The Association between Narrative Language and Social Perception in Children with Autism Spectrum Disorder (ASD) and with Typical Development (TD)
Narration is essential for effective communication. Efficient narration and storytelling requires linguistic and social-cognitive skills, such as emotion recognition and understanding listener´s and story character´s minds. Children with autism spectrum disorder (ASD) have challenges in all above mentioned areas (Baixauli et al., 2016; Loukusa et al., 2014).
This study explores the associations between narrative language and social perception abilities in children with ASD and their typically developing (TD) peers. Even though narratives have been widely investigated, surprisingly little is known about the connections between narration and social perception. It could be assumed that narration requires social perception skills, since listener’s needs in a given context should be acknowledged in order to produce a coherent and informative story.
Sixteen high-functioning children with ASD (aged 5;1–10;7 years; mean age 7;7) and 16 children with TD (aged 5;2–10;0 years; mean age 7;5) participated in this study. Children with ASD were carefully diagnosed by child psychiatrists or child neurologists using ICD-10 criteria based on ADI-R, ADOS and other investigations by a multiprofessional team in Oulu University Hospital in Finland. The Edmonton Narrative Norms Instrument (ENNI, story A3), which is a picture-based story generation task, was used for narrative elicitation. Children’s stories were analyzed for story grammar (SG), based on ENNI manual (Schneider, Dubé & Hayward, 2005). SG measures the informativeness and the hierarchical organization of the story. In addition, children’s social perception abilities were evaluated with NEPSY-II subtests of Affect Recognition and Theory of Mind (ToM) (Korkman, Kirk & Kemp, 2008).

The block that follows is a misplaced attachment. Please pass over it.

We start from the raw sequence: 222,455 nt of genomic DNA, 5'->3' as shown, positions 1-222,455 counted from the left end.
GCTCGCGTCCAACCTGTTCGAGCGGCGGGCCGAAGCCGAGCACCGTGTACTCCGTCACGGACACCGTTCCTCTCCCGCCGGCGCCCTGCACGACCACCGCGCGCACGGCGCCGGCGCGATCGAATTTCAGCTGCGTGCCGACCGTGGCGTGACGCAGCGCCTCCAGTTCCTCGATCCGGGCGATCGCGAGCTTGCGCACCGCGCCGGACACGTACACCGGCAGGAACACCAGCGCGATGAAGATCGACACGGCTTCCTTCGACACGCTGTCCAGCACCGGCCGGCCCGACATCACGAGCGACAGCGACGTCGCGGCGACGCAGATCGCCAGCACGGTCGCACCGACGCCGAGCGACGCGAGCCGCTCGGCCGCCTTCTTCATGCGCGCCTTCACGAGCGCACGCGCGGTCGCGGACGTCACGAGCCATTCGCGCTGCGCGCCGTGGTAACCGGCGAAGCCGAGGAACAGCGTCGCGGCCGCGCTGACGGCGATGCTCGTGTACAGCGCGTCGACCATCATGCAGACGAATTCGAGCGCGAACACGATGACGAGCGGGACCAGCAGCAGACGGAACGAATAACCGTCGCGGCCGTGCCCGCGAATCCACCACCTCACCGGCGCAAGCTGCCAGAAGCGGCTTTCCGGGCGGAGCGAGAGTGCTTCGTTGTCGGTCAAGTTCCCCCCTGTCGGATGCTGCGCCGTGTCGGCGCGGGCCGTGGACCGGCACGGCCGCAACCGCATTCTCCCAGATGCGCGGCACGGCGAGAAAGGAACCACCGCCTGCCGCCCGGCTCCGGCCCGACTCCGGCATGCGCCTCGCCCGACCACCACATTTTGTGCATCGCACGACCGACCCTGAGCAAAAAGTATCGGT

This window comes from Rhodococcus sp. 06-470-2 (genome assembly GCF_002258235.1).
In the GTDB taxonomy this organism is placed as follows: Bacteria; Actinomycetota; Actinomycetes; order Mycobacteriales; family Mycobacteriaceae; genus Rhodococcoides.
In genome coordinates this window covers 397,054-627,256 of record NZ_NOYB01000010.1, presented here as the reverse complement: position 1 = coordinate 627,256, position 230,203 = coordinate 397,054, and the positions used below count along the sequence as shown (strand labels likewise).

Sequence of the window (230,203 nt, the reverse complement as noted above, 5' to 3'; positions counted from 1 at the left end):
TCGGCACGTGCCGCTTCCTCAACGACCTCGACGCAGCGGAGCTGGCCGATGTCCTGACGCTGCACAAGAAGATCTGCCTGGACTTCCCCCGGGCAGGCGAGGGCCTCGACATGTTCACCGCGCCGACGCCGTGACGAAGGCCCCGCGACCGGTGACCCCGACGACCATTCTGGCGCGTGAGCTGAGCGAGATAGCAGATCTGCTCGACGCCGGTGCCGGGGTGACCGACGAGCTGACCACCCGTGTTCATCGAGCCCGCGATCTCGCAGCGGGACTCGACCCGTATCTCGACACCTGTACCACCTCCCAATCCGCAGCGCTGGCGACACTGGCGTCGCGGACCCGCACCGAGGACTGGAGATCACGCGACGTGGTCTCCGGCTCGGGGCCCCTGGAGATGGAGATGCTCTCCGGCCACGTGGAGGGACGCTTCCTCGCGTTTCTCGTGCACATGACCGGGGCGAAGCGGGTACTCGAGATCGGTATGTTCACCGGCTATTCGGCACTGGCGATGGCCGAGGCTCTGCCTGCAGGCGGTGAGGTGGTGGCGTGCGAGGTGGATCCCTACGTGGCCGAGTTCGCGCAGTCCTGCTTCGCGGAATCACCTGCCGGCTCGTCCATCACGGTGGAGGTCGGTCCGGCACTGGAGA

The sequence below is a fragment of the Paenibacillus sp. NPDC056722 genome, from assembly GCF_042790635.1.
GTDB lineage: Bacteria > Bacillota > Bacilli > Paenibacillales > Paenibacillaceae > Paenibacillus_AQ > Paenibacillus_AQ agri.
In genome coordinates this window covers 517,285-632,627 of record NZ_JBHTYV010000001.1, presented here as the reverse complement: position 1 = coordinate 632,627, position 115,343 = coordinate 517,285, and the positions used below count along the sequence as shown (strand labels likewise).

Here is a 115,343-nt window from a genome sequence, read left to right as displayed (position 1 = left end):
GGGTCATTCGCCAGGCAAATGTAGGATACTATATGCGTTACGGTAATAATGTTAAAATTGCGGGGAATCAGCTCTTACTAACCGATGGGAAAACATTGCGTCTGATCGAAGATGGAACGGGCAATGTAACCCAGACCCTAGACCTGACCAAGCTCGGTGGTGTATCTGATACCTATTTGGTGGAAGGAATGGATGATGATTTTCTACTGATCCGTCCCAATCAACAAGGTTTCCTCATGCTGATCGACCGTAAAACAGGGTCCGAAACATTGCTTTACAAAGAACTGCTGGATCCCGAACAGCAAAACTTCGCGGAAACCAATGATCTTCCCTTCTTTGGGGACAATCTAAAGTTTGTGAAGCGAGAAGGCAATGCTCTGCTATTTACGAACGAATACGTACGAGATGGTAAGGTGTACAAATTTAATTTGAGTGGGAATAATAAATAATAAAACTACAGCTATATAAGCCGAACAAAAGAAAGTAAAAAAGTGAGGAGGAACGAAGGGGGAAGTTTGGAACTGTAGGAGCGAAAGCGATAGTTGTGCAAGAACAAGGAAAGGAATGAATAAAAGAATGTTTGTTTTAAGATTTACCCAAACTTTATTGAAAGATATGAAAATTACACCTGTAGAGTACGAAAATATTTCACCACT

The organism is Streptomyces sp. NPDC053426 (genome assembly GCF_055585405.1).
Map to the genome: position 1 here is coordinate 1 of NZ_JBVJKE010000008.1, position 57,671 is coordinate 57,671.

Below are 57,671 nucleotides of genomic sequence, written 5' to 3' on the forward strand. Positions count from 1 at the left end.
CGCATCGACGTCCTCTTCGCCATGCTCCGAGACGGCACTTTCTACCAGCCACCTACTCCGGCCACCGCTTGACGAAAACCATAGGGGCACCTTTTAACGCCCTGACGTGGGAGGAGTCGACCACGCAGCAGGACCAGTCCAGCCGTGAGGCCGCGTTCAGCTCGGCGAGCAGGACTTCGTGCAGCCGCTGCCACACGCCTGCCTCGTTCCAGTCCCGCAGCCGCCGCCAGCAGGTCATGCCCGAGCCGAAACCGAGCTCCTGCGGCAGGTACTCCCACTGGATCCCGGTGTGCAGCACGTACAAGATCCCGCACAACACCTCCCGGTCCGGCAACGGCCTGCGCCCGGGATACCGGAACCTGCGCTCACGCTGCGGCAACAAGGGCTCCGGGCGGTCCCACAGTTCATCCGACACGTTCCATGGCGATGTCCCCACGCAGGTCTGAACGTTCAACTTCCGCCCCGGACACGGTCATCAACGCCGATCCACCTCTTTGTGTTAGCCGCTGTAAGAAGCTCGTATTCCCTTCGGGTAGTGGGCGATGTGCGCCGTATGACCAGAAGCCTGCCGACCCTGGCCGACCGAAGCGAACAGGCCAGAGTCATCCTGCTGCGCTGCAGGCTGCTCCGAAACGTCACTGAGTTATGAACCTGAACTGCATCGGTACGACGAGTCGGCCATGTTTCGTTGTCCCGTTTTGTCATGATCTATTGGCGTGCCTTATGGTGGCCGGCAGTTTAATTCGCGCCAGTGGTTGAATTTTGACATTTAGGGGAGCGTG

Children with ASD produced stories that contained less information measured by SG than did TD children. Moreover, compared to TD children, children with ASD had lower scores in both NEPSY-II subtests. In ASD group, we found a moderate positive association between SG and the Affect Recognition and non-significant association between SG and ToM. In TD children, there were no significant associations between SG and NEPSY-II subtests.
Children with ASD showed difficulties in narration, emotion recognition and in ToM. Emotion recognition and SG seem to be associated in ASD. This is plausible, since, for example, characters’ emotional reactions are measured in SG, which support the idea of interplay between emotional understanding and narrative practice in ASD. In this study we did not find association between SG and ToM. Picture-based storytelling, which concentrates mostly on the actions in stories may not be connected with ToM. The role of ToM in picture-based narration should be critically considered in future studies.